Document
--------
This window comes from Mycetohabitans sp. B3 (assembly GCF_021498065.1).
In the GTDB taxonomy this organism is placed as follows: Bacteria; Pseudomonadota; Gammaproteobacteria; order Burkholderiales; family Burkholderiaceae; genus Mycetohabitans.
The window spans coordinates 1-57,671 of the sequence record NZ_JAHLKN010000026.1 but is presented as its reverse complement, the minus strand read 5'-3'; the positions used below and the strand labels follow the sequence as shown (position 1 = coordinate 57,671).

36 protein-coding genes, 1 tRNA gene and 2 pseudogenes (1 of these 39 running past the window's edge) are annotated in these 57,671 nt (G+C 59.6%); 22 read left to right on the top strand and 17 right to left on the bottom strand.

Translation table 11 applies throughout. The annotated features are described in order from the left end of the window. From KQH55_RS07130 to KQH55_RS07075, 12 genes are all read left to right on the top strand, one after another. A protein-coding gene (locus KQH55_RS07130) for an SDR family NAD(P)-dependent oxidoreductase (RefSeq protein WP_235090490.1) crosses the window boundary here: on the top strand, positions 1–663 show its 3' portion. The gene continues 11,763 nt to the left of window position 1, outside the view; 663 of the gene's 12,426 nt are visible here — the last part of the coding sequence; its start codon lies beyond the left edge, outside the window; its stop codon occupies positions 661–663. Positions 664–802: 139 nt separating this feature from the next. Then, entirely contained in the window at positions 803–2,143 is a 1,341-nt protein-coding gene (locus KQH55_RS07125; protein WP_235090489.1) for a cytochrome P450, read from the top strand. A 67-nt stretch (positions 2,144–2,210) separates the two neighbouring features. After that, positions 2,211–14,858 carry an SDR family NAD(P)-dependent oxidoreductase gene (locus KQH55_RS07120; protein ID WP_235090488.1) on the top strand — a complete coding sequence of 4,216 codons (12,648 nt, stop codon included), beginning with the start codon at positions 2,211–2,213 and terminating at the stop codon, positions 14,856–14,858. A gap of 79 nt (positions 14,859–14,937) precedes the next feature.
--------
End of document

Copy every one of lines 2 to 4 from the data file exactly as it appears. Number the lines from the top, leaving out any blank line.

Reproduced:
In the GTDB taxonomy this organism is placed as follows: Bacteria; Pseudomonadota; Gammaproteobacteria; order Burkholderiales; family Burkholderiaceae; genus Mycetohabitans.
The window spans coordinates 1-57,671 of the sequence record NZ_JAHLKN010000026.1 but is presented as its reverse complement, the minus strand read 5'-3'; the positions used below and the strand labels follow the sequence as shown (position 1 = coordinate 57,671).

36 protein-coding genes, 1 tRNA gene and 2 pseudogenes (1 of these 39 running past the window's edge) are annotated in these 57,671 nt (G+C 59.6%); 22 read left to right on the top strand and 17 right to left on the bottom strand.